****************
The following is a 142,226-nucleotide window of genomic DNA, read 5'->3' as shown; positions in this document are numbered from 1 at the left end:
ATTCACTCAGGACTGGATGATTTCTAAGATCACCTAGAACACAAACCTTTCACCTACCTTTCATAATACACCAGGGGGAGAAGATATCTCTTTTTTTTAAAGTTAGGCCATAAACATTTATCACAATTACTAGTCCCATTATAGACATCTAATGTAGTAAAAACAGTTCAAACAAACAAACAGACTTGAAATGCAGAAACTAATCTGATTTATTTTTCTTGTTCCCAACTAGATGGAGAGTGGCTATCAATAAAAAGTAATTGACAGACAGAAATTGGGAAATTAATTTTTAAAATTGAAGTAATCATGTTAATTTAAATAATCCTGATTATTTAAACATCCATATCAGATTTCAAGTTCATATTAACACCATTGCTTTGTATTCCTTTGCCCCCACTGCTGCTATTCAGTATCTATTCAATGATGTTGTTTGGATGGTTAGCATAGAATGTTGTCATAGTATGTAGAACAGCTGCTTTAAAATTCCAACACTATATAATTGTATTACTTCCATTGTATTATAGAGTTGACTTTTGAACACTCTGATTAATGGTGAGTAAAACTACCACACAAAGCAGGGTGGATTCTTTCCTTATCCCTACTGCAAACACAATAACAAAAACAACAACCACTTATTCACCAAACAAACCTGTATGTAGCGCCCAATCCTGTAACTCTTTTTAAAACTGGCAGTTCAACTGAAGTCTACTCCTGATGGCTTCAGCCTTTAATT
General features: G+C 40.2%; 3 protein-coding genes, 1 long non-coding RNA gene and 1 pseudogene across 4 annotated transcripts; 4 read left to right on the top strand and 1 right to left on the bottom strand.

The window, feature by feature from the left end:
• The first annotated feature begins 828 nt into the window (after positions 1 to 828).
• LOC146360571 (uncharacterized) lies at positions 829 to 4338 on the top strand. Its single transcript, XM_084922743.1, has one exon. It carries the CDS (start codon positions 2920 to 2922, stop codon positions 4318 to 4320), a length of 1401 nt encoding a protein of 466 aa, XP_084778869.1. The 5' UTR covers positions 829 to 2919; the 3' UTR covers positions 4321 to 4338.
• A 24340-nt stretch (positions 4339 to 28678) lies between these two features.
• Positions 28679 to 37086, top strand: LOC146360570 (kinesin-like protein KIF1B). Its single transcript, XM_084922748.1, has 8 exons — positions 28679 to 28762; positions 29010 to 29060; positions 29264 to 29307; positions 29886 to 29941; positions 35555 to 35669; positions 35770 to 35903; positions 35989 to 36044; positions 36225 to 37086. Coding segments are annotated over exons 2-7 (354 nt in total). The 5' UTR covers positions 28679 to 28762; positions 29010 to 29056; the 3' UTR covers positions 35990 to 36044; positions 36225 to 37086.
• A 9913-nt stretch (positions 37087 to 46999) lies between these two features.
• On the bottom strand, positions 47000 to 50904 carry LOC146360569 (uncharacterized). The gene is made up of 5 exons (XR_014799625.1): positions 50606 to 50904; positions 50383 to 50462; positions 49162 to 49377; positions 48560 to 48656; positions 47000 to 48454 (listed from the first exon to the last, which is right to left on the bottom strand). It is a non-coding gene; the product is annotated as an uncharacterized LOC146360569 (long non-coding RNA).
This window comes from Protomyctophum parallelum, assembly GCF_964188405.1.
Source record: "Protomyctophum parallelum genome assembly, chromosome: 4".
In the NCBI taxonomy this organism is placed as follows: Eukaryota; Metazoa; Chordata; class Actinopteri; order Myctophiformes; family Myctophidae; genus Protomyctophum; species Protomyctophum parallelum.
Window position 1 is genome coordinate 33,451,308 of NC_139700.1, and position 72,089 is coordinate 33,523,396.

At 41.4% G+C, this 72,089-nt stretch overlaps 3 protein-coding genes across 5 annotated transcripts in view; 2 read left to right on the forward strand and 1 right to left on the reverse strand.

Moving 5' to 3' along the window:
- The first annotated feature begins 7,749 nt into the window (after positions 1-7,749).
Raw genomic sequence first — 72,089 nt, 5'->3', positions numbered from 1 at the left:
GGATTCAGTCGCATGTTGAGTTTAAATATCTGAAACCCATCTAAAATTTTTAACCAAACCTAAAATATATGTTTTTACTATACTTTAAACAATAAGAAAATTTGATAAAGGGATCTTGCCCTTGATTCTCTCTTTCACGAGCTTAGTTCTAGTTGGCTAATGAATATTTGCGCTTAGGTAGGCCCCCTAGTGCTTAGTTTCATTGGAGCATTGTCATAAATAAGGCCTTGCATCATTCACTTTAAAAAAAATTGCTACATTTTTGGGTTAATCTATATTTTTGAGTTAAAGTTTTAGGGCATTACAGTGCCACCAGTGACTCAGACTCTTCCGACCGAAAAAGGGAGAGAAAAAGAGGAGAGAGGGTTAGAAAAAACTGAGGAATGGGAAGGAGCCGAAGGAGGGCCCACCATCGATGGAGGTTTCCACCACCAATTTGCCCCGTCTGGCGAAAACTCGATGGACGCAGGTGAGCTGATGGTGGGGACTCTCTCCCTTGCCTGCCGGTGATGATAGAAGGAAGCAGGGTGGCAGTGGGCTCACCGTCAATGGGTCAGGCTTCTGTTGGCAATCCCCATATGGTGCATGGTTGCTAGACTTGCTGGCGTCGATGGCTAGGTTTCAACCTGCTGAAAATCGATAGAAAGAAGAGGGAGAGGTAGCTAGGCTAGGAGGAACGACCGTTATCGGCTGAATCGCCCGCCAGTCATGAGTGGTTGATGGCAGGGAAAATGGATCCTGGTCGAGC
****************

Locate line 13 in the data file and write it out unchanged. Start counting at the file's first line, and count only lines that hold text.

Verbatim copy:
In the NCBI taxonomy this organism is placed as follows: Eukaryota; Metazoa; Chordata; class Actinopteri; order Myctophiformes; family Myctophidae; genus Protomyctophum; species Protomyctophum parallelum.